Of course, the problem could be a broken or worn wire that's in contact with ground, rather than one of the devices powered by the fuse.

Have a multi-meter?

The fuse plugs into the two-blade fuse holder. One terminal is connected to the battery, so it always has 12 V on it. The other terminal (with the fuse out, of course) should have no voltage.

Use the multi-meter to measure the Resistance (Ohms) between the un-powered terminal and ground. Presumably it is very low -- that's what's blowing the fuse. You could then sequentially disconnect the devices that the fuse powers (at each of their main connectors) to see if that restores the resistance to a more normal level. It's not a quick and dirty approach, and will require patience to go through all the possibilities.

Important: Was the car worked on recently? Any modifications, non-factory accessories? Consider anything that might have involved wiring and electrical devices.

Wish there was a quick answer, but I don't have it . . . .
 

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2000 Subaru Outback Limited, Manual Transmission
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Discussion Starter #11
Tough.

Fuse #2 (engine compartment) powers:

Luggage room light
Room light
Security control module
Security horn relay
Spot light
Step light
Trunk room light
Auto A/C control module
Combination meter (instrument panel)
Radio

Of course, the problem could be a broken or worn wire that's in contact with ground, rather than one of the devices powered by the fuse.

Have a multi-meter?

The fuse plugs into the two-blade fuse holder. One terminal is connected to the battery, so it always has 12 V on it. The other terminal (with the fuse out, of course) should have no voltage.

Use the multi-meter to measure the Resistance (Ohms) between the un-powered terminal and ground. Presumably it is very low -- that's what's blowing the fuse. You could then sequentially disconnect the devices that the fuse powers (at each of their main connectors) to see if that restores the resistance to a more normal level. It's not a quick and dirty approach, and will require patience to go through all the possibilities.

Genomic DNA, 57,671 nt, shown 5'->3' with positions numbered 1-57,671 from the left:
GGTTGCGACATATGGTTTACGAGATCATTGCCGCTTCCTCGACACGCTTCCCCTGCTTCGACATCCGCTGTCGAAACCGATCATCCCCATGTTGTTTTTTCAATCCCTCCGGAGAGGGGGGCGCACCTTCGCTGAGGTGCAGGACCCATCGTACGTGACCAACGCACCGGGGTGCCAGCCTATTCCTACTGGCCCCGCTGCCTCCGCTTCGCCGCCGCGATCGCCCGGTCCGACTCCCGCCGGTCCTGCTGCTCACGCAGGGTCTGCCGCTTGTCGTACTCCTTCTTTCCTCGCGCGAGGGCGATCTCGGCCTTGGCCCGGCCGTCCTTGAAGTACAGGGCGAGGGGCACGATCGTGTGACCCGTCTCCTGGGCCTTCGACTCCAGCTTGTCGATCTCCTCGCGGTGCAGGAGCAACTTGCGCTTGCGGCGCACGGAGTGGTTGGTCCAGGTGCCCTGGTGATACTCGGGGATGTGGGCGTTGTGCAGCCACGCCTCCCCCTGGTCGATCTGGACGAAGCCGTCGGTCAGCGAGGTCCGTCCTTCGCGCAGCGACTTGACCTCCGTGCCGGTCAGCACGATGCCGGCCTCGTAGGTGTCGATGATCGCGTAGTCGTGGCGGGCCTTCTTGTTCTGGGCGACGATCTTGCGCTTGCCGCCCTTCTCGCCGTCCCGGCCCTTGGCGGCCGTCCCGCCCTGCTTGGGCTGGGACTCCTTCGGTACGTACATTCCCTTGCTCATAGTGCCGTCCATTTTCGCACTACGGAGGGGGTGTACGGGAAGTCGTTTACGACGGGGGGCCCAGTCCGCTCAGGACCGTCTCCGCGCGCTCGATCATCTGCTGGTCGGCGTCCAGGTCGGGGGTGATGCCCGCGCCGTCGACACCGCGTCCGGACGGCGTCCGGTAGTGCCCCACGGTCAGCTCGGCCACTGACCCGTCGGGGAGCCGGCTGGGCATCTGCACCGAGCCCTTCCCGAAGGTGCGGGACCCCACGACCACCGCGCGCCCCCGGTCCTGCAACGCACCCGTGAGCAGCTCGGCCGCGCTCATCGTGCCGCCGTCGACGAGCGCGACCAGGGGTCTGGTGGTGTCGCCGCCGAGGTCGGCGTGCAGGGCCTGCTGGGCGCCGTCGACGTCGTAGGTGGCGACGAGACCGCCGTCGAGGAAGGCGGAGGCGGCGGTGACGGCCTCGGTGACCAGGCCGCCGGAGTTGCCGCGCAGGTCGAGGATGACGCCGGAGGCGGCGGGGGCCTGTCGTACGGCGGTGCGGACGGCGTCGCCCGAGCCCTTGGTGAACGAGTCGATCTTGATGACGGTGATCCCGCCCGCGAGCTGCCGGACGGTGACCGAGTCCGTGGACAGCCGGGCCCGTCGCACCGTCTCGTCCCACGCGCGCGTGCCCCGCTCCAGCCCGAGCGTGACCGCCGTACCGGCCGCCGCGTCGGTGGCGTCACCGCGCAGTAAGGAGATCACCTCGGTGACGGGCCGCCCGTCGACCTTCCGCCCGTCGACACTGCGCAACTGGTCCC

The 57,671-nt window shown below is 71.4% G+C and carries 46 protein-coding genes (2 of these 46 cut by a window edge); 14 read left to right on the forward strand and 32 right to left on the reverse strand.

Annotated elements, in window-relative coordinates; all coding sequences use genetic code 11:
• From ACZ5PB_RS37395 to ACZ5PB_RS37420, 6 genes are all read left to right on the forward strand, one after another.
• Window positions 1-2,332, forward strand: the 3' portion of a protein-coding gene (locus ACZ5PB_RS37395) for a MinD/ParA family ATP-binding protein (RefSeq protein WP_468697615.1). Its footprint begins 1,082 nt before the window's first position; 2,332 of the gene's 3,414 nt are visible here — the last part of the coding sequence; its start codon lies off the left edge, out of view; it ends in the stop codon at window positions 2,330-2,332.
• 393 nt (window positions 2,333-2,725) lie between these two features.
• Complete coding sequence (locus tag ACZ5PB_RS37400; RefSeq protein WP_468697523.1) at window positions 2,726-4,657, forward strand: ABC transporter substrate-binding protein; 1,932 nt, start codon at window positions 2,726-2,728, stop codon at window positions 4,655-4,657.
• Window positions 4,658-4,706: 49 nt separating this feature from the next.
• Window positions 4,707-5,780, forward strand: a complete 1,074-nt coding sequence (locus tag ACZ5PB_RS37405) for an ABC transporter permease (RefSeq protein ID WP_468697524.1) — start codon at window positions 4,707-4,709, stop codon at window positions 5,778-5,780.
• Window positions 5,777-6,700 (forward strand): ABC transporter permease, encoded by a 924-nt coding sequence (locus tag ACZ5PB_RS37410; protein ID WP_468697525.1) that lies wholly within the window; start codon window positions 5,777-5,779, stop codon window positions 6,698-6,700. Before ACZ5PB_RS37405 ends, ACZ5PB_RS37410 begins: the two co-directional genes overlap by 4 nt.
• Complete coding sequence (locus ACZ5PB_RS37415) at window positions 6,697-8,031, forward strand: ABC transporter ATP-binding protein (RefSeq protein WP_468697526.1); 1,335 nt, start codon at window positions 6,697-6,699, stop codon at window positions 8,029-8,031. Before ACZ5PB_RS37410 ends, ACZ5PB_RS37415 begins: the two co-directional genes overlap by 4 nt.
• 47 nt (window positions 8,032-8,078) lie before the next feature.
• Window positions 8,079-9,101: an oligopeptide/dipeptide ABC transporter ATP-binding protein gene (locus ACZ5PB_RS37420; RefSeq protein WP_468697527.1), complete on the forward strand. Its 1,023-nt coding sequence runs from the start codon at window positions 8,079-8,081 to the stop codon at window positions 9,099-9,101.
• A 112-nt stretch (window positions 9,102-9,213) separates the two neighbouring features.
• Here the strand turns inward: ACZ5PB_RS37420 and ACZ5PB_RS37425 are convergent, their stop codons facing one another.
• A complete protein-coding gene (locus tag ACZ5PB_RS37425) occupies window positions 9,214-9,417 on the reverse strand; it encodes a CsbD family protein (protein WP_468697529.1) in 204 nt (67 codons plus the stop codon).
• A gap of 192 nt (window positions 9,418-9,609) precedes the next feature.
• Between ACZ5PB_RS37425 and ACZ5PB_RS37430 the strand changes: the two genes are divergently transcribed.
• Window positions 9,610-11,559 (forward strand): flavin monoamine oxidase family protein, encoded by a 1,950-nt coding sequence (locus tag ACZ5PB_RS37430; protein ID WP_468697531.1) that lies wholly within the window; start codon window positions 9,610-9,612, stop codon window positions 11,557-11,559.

Important: Was the car worked on recently? Any modifications, non-factory accessories? Consider anything that might have involved wiring and electrical devices.

Wish there was a quick answer, but I don't have it . . . .
Thanks!

Yeah, I replaced the taillight bulbs socket that day. I did blow a fuse while working on it (I was using a bulb instead of a multi-meter, yeah... not the way to do it). But that's a different circuit than what is shorted.

Trunk light though... that could be it. I have some leads run that aren't hooked up to anything yet. I could have something touching that shouldn't be.
 

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The radio, clock and the trip meter all make use of power sources that are on all the time. Take the clock, for example; it has to continue to run even when the car is shut down. The clock has two sources of power. The always-on, and a second power source that comes on when the key is at ACC or ON. Both are needed. If the always-on power fails, the clock will light up and run when the key is turned to ACC or ON because the second source of power comes on, but the clock time will be reset because it wasn't running when the key was at OFF. The trip meter is the same.

The radio also uses two power sources, but the always-on source not only is used to maintain the radio presets, it's also used to power part of the radio circuitry when it's on as well. So with the always-on power lost, the presets go and the radio doesn't work.

The radio and clock/trip meter always-on source is from fuse #2 (15 Amps) in the engine compartment fuse box.

Did you check the fuse for continuity? Is there 12 V on both sides of the fuse when it's plugged in?

Is anything else, that should work when the key is out, not working. Check, for example, the ceiling lights, the map lights and the security/keyless entry horn.
Thanks for the information, the #2 fuse under the hood was my problem. The mechanic replaced it in the wrong place, I simply replaced it and problem solved,